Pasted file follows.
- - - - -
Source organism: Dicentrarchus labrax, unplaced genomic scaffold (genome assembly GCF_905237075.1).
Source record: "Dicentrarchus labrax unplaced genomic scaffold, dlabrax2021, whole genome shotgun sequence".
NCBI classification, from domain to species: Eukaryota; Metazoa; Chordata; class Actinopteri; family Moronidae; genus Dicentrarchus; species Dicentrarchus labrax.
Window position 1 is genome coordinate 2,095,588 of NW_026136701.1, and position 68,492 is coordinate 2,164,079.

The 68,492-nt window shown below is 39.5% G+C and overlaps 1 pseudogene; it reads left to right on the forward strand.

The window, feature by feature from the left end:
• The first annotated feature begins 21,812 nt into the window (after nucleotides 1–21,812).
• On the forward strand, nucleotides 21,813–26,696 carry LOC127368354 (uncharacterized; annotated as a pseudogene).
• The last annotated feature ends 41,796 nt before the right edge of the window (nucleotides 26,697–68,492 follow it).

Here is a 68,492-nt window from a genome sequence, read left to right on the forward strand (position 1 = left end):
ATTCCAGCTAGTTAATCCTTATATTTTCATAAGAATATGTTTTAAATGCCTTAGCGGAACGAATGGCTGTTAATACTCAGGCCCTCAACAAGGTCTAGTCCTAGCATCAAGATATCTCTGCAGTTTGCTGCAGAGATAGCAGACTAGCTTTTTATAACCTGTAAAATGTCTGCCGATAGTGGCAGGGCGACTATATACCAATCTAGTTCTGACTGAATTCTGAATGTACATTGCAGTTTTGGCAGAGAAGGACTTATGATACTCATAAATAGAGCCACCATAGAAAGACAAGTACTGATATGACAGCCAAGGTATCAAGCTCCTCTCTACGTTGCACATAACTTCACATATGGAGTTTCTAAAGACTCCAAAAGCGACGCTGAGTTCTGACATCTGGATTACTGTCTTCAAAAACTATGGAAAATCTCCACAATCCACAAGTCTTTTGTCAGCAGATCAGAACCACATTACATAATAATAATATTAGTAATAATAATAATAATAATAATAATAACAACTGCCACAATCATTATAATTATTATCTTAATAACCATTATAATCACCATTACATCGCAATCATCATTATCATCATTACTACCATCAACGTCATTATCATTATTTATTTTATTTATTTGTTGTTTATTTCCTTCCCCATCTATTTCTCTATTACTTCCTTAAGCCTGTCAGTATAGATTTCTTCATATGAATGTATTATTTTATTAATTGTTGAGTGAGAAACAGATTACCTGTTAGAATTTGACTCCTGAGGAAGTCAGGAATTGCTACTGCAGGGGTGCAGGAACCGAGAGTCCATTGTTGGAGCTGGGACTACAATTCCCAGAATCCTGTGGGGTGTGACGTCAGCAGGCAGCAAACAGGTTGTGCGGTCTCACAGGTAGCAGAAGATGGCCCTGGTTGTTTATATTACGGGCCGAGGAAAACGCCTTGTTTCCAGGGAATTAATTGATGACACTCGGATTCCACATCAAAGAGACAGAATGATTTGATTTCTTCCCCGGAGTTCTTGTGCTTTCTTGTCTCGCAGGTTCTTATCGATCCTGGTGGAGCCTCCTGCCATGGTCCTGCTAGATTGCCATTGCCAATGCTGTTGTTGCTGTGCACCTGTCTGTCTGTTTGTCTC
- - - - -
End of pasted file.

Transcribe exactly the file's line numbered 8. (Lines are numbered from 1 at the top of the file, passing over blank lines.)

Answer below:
• On the forward strand, nucleotides 21,813–26,696 carry LOC127368354 (uncharacterized; annotated as a pseudogene).